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Curr Eye Res. 1997 May;16(5):453-8.

Effect of a beta-adrenergic antagonist, propranolol, on induced HSV-1 ocular recurrence in latently infected rabbits.

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LSU Eye Center, New Orleans 70112-2234, USA.



Propranolol, a beta-adrenergic antagonist, has been shown to block hyperthermically-induced ocular recurrence of HSV-1 in mice and reduce spontaneous ocular viral shedding and herpetic corneal lesions in latently infected rabbits. The present study was performed to determine the effect of propranolol on epinephrine iontophoresis-induced ocular recurrence and immunosuppression-induced ocular recurrence in the rabbit eye model.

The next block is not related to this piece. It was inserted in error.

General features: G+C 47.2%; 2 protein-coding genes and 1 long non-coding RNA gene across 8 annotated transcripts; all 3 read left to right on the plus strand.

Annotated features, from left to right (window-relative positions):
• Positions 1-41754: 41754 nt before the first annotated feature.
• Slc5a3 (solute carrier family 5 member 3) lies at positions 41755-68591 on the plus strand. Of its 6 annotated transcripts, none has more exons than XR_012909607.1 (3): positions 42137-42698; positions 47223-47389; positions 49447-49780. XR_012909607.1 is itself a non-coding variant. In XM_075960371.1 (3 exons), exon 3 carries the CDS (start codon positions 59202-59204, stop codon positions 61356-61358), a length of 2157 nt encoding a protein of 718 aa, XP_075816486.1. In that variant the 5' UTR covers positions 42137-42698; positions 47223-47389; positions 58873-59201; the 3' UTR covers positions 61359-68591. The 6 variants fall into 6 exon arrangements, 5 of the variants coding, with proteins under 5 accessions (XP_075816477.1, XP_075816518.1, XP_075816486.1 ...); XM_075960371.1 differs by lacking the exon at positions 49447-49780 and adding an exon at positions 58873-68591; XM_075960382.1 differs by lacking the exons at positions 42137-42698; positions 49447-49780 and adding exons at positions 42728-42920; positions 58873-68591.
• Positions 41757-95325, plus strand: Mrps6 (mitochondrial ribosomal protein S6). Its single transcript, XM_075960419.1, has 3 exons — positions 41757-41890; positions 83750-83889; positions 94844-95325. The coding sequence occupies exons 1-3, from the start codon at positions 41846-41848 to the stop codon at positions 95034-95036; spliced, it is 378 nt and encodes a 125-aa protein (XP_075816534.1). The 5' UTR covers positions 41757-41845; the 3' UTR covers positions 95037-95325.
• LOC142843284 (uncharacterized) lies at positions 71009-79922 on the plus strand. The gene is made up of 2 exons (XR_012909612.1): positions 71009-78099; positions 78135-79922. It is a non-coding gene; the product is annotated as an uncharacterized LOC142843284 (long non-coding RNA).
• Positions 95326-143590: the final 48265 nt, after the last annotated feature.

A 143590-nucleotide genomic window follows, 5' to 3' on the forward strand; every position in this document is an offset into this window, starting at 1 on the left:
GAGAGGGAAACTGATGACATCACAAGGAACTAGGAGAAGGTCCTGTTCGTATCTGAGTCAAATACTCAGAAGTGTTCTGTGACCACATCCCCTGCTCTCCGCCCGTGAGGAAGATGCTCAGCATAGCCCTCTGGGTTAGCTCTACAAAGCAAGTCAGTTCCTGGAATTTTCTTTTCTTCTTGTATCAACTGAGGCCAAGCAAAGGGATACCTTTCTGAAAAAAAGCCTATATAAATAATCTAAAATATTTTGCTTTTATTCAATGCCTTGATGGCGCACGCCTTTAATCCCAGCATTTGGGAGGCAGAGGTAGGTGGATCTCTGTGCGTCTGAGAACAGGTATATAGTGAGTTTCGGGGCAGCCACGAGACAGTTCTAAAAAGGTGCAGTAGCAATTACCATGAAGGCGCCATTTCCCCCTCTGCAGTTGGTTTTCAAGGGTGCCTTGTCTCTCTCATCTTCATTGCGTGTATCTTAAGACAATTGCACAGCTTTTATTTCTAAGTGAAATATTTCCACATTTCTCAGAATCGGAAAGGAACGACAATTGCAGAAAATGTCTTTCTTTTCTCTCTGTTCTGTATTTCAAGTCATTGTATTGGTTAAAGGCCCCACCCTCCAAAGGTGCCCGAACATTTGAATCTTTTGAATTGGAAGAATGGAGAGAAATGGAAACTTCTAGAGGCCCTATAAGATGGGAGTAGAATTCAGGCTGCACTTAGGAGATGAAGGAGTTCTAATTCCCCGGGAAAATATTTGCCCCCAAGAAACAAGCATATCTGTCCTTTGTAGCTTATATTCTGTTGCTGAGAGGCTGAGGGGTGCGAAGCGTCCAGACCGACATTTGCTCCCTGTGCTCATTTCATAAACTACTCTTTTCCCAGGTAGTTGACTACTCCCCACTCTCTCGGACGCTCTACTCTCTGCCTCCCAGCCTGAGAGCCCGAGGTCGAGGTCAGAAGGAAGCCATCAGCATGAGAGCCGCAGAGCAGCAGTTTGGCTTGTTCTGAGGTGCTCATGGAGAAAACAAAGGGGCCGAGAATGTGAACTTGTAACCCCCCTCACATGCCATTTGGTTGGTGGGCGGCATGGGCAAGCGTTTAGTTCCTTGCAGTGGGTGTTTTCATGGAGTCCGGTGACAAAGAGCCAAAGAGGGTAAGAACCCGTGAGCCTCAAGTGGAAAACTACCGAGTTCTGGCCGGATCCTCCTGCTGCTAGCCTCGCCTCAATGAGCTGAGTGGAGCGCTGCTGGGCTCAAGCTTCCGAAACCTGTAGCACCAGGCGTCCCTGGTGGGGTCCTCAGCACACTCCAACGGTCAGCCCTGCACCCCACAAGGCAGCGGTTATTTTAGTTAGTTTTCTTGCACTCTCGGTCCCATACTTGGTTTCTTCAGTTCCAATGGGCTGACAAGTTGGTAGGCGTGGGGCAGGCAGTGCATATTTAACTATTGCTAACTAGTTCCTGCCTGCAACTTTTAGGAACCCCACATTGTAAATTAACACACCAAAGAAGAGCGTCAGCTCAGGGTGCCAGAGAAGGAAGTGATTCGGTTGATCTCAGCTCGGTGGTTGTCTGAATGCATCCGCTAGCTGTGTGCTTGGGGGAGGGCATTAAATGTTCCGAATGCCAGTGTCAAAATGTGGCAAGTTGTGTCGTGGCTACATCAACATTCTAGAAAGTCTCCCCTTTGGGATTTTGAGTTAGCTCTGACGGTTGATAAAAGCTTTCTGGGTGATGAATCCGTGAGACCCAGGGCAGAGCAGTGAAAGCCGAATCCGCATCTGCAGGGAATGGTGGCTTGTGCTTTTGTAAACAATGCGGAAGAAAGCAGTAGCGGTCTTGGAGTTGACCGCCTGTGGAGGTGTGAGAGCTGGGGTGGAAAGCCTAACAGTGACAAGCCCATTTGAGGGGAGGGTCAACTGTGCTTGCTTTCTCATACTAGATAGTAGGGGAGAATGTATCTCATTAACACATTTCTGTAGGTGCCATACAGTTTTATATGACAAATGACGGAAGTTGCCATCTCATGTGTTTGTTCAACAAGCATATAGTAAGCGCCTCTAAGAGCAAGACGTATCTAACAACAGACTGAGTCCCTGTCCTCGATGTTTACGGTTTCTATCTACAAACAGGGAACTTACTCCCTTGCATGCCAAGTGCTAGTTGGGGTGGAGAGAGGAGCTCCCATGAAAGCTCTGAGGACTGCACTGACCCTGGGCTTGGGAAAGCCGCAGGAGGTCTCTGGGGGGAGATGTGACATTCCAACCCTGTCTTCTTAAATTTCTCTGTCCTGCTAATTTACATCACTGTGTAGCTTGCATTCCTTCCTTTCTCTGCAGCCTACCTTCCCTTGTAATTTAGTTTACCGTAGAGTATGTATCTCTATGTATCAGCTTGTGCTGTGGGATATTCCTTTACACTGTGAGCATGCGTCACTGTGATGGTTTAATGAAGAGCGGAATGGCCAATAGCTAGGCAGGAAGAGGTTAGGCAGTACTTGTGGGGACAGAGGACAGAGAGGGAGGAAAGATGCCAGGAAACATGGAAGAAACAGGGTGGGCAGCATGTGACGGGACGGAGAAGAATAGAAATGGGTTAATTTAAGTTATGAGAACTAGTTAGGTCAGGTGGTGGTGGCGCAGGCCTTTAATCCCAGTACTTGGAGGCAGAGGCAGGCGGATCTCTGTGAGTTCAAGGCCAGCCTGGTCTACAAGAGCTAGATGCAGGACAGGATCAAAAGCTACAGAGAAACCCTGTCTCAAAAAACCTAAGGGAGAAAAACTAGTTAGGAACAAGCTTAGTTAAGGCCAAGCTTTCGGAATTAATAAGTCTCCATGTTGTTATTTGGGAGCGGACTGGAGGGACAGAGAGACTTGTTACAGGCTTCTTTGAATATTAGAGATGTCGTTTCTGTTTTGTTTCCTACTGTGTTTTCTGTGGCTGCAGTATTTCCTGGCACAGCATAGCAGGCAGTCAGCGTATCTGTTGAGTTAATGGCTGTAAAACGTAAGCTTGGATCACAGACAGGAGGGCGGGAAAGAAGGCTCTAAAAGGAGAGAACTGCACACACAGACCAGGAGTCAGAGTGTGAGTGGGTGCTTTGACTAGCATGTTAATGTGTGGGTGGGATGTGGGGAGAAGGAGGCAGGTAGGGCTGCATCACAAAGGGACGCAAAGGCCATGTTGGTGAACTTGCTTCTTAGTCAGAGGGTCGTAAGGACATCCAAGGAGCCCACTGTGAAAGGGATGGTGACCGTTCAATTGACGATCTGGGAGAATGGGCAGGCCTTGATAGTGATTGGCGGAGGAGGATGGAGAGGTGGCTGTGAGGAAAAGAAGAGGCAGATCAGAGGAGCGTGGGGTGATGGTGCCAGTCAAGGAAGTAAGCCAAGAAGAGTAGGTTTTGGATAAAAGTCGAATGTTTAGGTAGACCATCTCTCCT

New Zealand white rabbits were infected with HSV-1 strain 17Syn+ or McKrae. After latency was established, the animals were injected intramuscularly with saline (placebo), or propranolol (5-200 mg/kg) twice daily, and then induced with epinephrine iontophoresis or cyclophosphamide and dexamethasone administration. Tear film swabs were cultured to determine the frequency of viral shedding.


Propranolol administered at a range of doses did not affect the frequency or duration of viral shedding following epinephrine or cyclophosphamide/dexamethasone induction as compared to saline treatment.


These results demonstrate that propranolol does not significantly reduce ocular HSV-1 shedding following induction by epinephrine iontophoresis or immunosuppression. By inference, these results suggest two possibilities: (1) that viral pathways leading to spontaneous and induced shedding of virus are under separate control mechanisms or (2) in rabbits, these inducers are of such potency that propranolol is ineffectual.

[Indexed for MEDLINE]

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